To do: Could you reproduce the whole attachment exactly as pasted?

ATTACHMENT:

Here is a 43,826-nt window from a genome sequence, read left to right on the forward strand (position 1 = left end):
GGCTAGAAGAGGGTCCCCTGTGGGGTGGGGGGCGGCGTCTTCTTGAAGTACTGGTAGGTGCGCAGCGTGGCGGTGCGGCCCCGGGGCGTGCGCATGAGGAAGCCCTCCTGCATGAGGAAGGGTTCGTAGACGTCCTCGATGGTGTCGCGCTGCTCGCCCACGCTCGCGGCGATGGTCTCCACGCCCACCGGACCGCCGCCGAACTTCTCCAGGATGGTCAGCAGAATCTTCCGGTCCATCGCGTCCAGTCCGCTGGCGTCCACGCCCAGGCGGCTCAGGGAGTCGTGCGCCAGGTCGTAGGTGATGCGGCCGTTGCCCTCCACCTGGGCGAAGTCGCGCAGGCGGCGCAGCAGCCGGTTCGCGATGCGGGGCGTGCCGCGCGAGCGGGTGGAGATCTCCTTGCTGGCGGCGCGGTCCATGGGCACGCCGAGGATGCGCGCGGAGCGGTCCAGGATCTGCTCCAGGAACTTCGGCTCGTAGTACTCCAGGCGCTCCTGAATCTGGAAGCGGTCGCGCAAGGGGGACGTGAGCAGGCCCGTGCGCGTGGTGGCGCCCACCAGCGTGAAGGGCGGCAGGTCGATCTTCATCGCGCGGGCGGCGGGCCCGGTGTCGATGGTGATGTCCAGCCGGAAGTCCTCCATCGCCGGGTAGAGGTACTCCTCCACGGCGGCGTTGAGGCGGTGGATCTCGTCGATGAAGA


Here is a 43,826-nt window from a genome sequence, read left to right on the forward strand (position 1 = left end):
GGCTAGAAGAGGGTCCCCTGTGGGGTGGGGGGCGGCGTCTTCTTGAAGTACTGGTAGGTGCGCAGCGTGGCGGTGCGGCCCCGGGGCGTGCGCATGAGGAAGCCCTCCTGCATGAGGAAGGGTTCGTAGACGTCCTCGATGGTGTCGCGCTGCTCGCCCACGCTCGCGGCGATGGTCTCCACGCCCACCGGACCGCCGCCGAACTTCTCCAGGATGGTCAGCAGAATCTTCCGGTCCATCGCGTCCAGTCCGCTGGCGTCCACGCCCAGGCGGCTCAGGGAGTCGTGCGCCAGGTCGTAGGTGATGCGGCCGTTGCCCTCCACCTGGGCGAAGTCGCGCAGGCGGCGCAGCAGCCGGTTCGCGATGCGGGGCGTGCCGCGCGAGCGGGTGGAGATCTCCTTGCTGGCGGCGCGGTCCATGGGCACGCCGAGGATGCGCGCGGAGCGGTCCAGGATCTGCTCCAGGAACTTCGGCTCGTAGTACTCCAGGCGCTCCTGAATCTGGAAGCGGTCGCGCAAGGGGGACGTGAGCAGGCCCGTGCGCGTGGTGGCGCCCACCAGCGTGAAGGGCGGCAGGTCGATCTTCATCGCGCGGGCGGCGGGCCCGGTGTCGATGGTGATGTCCAGCCGGAAGTCCTCCATCGCCGGGTAGAGGTACTCCTCCACGGCGGCGTTGAGGCGGTGGATCTCGTCGATGAAGA